Love your post and I will RT it on Twitter.
Many thanks,
Kate Nasser

Tristan Bishop  |  09 Nov 2010  |  Reply

Hi Kate,

I’m grateful for your kind endorsement and generous support!

To answer your question about the root cause of disposable leadership, I believe it may be that “ownership” means different things to different people. For a day-trader, there is no emotional “ownership” in a company, just a short-term objective to use the stock as a profit generation tool. This person isn’t necessarily greedy or impatient, but isn’t really an “owner” either. But for the CEO of a third-generation family business, built from the ground up, “ownership” means something else entirely.

I don’t expect quarterly performance and profits to fall out of focus. They are certanily not optional, and you’re right about the risk in taking renewable steps. But there are brands that are exploring “collaborative culture” (William’s words) and still enjoying high NPS scores and strong profits. Hopefully, the upward trend continues!

Thanks again, Kate. Have an awesome day!


Julio Vazquez  |  09 Nov 2010  |  Reply

Quite a telling post. The trend towards disposable leadership started in the 80s and grew at a rapid clip. The trend came to a hed in 2000, when there appears to have been a wholesale lack of concern for the long-term picture and the focus became maximizing the returns each quarter. This attitued also leads to less focus on the technilogical nurturing needed for true innovation. Overall, the result is in a country that no longer competes successfully. Will we find our way back to “renewable” leadership? I think so, but it will take pushing from below to get that to happen.

Tristan Bishop  |  09 Nov 2010  |  Reply

Thanks for your response, Julio!

One of the ways the Lead Change Group has helped me most has been by teaching me new ways to lead via influence, when I don’t have authority or position. (See William’s post for more of that:

As social media continues to give everyone a voice, we will see an increase of influence at the expense of conventional “command and control” structure. Perhaps that will bring push that you mention.

Have a terrific day!


Larry Kunz  |  09 Nov 2010  |  Reply

This is great, Tristan. You’ve touched on one of the biggest problems in business today, and you’ve clearly articulated the solution to the problem.

To answer your question: I’m not sure what I can do, down here in the employee rank-and-file, to effect the kind of change you’re talking about. Maybe I can start, though, by adjusting my attitude: I can get a bigger piece of the pie by making everyone else’s piece smaller. Or I can work with them to make the whole pie bigger. The second course is the one that ultimately leads to success.

Tristan Bishop  |  09 Nov 2010  |  Reply

Thank you for the affirming words, Larry.

I believe that renewable leadership can begin in any entity. In the renewable organization, “Employees serve customers” and drive to ensure that each interaction is positive. As members of the employ entity, our role in leading change is to provide spectacular customer service, rich with kindness and respect. Our attitudes will be “noticed” by management and “felt” by customers. Courtesy is contagious.

An enterprise’s attitude can be adjusted from anywhere. Someone has to go first. Why not me? Why not us?

Mike Henry  |  09 Nov 2010  | 

I agree with Tristan, Larry. Everyone wants to be a part of a winning organization. A key part of that is finding a way to deliver excellent customer service (and peer service for many employees) within the confines of a less-than-perfect organization. But when you do, many times good things start to happen.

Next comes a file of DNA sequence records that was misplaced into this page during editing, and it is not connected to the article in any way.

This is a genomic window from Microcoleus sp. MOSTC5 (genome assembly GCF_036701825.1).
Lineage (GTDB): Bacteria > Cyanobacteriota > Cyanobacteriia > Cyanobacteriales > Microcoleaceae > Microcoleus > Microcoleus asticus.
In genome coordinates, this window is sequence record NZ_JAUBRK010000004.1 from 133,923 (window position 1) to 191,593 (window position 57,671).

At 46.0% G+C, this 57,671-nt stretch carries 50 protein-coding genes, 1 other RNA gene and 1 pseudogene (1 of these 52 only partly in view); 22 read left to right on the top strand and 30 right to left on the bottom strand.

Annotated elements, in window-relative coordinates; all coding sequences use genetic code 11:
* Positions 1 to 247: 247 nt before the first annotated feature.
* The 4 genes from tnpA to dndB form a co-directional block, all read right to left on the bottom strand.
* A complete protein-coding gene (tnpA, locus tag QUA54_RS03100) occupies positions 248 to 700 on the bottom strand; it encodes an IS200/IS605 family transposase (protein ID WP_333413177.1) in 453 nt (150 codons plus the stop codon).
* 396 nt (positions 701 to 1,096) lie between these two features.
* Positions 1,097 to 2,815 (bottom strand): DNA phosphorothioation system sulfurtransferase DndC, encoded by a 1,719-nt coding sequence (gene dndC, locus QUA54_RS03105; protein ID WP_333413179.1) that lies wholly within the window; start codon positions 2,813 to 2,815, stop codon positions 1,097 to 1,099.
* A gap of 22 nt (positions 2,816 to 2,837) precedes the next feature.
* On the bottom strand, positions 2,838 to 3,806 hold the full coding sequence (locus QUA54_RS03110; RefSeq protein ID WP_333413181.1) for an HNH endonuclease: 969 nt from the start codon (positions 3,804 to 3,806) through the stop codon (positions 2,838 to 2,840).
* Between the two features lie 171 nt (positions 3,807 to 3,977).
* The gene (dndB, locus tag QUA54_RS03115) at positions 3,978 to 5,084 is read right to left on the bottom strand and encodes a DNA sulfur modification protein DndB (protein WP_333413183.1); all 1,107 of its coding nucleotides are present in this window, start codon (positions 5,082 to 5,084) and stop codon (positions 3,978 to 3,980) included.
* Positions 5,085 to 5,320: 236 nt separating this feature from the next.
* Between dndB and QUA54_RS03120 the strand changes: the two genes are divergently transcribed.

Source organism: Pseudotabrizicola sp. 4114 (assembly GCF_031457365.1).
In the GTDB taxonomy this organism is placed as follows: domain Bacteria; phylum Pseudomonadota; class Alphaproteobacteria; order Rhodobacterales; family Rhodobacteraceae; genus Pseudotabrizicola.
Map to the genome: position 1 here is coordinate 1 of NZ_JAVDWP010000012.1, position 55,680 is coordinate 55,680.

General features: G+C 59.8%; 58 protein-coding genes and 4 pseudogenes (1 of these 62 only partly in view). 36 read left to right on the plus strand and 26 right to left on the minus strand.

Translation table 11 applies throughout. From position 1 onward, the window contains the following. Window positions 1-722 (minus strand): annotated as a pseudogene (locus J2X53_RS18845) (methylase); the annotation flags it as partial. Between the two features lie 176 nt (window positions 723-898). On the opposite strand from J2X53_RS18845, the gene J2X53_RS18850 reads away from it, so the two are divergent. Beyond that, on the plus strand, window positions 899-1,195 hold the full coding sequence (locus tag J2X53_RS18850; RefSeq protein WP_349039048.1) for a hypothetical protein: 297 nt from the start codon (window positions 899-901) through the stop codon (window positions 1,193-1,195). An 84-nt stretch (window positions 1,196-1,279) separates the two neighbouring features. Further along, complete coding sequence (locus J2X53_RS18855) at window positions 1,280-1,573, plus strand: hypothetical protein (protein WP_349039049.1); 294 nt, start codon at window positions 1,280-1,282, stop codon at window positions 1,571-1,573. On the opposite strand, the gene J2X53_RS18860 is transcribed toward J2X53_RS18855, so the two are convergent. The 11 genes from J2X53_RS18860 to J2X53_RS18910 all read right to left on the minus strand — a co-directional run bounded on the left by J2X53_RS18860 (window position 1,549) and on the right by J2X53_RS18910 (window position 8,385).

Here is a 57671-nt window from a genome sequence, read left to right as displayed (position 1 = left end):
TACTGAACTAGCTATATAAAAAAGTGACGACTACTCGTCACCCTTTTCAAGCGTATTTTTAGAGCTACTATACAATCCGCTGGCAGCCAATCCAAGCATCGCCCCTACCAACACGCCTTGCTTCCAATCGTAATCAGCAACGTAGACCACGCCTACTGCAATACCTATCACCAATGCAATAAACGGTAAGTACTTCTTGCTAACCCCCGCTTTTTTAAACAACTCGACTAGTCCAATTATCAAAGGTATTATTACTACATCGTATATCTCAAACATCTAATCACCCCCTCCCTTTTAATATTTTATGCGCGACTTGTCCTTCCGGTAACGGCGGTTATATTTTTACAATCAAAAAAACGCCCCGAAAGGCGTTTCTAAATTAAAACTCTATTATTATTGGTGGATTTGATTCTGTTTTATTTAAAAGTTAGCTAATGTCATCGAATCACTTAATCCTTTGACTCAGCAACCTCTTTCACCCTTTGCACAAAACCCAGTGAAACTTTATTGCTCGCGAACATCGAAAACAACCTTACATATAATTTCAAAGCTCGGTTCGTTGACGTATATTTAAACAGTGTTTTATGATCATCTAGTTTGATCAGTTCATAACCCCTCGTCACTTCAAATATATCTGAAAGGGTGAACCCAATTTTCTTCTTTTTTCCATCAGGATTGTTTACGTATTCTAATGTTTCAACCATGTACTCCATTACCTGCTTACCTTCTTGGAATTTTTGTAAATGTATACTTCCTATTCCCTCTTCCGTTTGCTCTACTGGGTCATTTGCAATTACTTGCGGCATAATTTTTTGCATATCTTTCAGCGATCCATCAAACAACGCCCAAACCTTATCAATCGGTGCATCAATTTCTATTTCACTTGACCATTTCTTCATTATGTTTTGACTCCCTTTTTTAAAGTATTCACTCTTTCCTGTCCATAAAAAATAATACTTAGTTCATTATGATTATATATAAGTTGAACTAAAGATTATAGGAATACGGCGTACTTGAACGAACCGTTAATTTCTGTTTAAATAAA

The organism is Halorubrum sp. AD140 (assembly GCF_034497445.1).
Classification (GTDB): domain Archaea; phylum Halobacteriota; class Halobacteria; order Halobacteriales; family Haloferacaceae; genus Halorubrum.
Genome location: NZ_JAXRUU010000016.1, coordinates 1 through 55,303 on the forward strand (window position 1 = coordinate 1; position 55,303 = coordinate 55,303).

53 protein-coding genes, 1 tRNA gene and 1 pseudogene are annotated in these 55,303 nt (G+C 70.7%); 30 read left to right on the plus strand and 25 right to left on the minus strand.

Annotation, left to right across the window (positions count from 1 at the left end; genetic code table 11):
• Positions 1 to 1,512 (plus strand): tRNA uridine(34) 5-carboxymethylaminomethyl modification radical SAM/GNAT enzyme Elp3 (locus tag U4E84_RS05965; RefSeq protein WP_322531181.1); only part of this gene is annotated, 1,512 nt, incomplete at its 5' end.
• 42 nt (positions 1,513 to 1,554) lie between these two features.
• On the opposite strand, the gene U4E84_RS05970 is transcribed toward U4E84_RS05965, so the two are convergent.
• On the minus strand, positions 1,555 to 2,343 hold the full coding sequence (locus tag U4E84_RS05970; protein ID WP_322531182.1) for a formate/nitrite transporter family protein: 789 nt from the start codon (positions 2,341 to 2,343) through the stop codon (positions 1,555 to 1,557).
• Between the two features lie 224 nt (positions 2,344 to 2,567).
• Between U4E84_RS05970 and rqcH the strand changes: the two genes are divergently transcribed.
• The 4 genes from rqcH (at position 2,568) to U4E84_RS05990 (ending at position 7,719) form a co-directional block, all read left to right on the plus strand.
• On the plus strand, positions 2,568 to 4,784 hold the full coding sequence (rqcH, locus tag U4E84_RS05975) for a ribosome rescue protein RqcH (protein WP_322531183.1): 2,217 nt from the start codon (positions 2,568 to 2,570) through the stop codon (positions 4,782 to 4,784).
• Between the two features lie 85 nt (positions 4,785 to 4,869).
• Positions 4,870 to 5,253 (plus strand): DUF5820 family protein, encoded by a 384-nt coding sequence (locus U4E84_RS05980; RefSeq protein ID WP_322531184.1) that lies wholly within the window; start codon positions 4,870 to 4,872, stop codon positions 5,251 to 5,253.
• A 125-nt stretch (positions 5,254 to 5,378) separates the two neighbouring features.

You’ll never know if you work for a dud of a company or a soon-to-be great organization until you’ve given your best effort.


Tristan Bishop  |  09 Nov 2010  | 

Delighted that Larry and Mike are meeting, here, right on this blog page!

Mike – My core field is Technical Communications and Larry is an admired consultant among us, not to mention highly decorated (

Larry – By founding the Lead Change Group, Mike has called together a phenomenal team of character-based leaders. I have learned so much from them all already.

I say we each do what we can, wherever we are, and see if sparks become flame. I truly believe one can lead change from who they are, wherever they sit.

Alan Berkson  |  09 Nov 2010  |  Reply


I enjoyed your post. I particularly liked your description of the genesis of the idea — that’s generally how my brain works. :-)

I think many of us have pondered this but you put it together so neatly. It’s really about a scarcity vs. abundance mentality, isn’t it?

Alan Berkson

Tristan Bishop  |  09 Nov 2010  |  Reply

Thank you Alan,

I think you hit the nail on the head. As I looked it over, I found this quote from Covey that I LOVE: “The more principle-centered we become, the more we develop an abundance mentality, the more we are genuinely happy for the successes, well-being, achievements, recognition, and good fortune of other people.”

I think you are making some great connections here. As I think about your comment and Covey’s writings, I get yet another conclusion:

Principle-centered leaders are essential for building Renewable cultures.

Thanks so much!


Lori Meyer  |  09 Nov 2010  |  Reply

What an awesome post, that so directly and eloquently addresses a crucial issue affecting all of us: the consequences of a narrow, shortsighted, and scarcity-driven approach to leadership. The scarcity principle, sadly, is an all too common foundation of decision-making…the idea that there is only so much to go around, so let’s grab ours before it’s all gone. As far as those who came to the trough too late…well, if there’s nothing left, that’s their problem. In reality, though, it is ALL of our problem, because thinking in terms of what there is NOT enough of can blind us to what there is MUCH of in our organizations…MUCH talent, MUCH energy, MUCH innovation, and MUCH vision for both profitability and a better world.